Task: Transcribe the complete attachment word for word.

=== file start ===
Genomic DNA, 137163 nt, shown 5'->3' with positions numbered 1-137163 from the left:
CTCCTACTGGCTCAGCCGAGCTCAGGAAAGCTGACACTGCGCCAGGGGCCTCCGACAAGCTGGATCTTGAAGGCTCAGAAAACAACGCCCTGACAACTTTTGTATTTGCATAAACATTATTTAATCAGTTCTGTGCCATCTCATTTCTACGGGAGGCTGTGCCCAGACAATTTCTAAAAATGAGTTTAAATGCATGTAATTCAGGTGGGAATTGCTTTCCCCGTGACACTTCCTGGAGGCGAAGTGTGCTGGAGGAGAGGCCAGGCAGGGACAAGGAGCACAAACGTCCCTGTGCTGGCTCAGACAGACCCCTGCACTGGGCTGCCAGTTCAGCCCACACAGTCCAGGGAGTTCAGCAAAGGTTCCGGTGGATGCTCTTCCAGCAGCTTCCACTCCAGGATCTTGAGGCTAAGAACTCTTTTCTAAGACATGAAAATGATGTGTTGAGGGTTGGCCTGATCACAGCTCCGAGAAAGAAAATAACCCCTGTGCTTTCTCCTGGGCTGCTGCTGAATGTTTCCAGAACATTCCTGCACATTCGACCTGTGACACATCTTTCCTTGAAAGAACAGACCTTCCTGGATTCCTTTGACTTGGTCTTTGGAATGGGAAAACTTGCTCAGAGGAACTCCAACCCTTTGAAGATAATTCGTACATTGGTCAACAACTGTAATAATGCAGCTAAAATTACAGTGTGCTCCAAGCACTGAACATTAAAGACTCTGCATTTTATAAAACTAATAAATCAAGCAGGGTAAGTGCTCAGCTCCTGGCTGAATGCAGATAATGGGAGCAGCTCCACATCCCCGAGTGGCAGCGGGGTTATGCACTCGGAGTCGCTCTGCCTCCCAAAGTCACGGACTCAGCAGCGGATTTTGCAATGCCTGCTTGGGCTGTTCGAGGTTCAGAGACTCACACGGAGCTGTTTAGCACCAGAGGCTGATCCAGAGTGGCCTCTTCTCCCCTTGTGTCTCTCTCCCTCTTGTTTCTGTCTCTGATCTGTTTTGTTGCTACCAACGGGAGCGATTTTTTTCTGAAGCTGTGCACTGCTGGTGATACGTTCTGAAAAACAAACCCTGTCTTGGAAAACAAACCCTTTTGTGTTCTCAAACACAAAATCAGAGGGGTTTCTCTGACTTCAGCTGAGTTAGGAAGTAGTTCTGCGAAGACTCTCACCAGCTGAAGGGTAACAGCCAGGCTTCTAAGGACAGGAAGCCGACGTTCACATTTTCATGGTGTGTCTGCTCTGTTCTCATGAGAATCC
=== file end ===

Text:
Genomic DNA, 137163 nt, shown 5'->3' with positions numbered 1-137163 from the left:
CTCCTACTGGCTCAGCCGAGCTCAGGAAAGCTGACACTGCGCCAGGGGCCTCCGACAAGCTGGATCTTGAAGGCTCAGAAAACAACGCCCTGACAACTTTTGTATTTGCATAAACATTATTTAATCAGTTCTGTGCCATCTCATTTCTACGGGAGGCTGTGCCCAGACAATTTCTAAAAATGAGTTTAAATGCATGTAATTCAGGTGGGAATTGCTTTCCCCGTGACACTTCCTGGAGGCGAAGTGTGCTGGAGGAGAGGCCAGGCAGGGACAAGGAGCACAAACGTCCCTGTGCTGGCTCAGACAGACCCCTGCACTGGGCTGCCAGTTCAGCCCACACAGTCCAGGGAGTTCAGCAAAGGTTCCGGTGGATGCTCTTCCAGCAGCTTCCACTCCAGGATCTTGAGGCTAAGAACTCTTTTCTAAGACATGAAAATGATGTGTTGAGGGTTGGCCTGATCACAGCTCCGAGAAAGAAAATAACCCCTGTGCTTTCTCCTGGGCTGCTGCTGAATGTTTCCAGAACATTCCTGCACATTCGACCTGTGACACATCTTTCCTTGAAAGAACAGACCTTCCTGGATTCCTTTGACTTGGTCTTTGGAATGGGAAAACTTGCTCAGAGGAACTCCAACCCTTTGAAGATAATTCGTACATTGGTCAACAACTGTAATAATGCAGCTAAAATTACAGTGTGCTCCAAGCACTGAACATTAAAGACTCTGCATTTTATAAAACTAATAAATCAAGCAGGGTAAGTGCTCAGCTCCTGGCTGAATGCAGATAATGGGAGCAGCTCCACATCCCCGAGTGGCAGCGGGGTTATGCACTCGGAGTCGCTCTGCCTCCCAAAGTCACGGACTCAGCAGCGGATTTTGCAATGCCTGCTTGGGCTGTTCGAGGTTCAGAGACTCACACGGAGCTGTTTAGCACCAGAGGCTGATCCAGAGTGGCCTCTTCTCCCCTTGTGTCTCTCTCCCTCTTGTTTCTGTCTCTGATCTGTTTTGTTGCTACCAACGGGAGCGATTTTTTTCTGAAGCTGTGCACTGCTGGTGATACGTTCTGAAAAACAAACCCTGTCTTGGAAAACAAACCCTTTTGTGTTCTCAAACACAAAATCAGAGGGGTTTCTCTGACTTCAGCTGAGTTAGGAAGTAGTTCTGCGAAGACTCTCACCAGCTGAAGGGTAACAGCCAGGCTTCTAAGGACAGGAAGCCGACGTTCACATTTTCATGGTGTGTCTGCTCTGTTCTCATGAGAATCC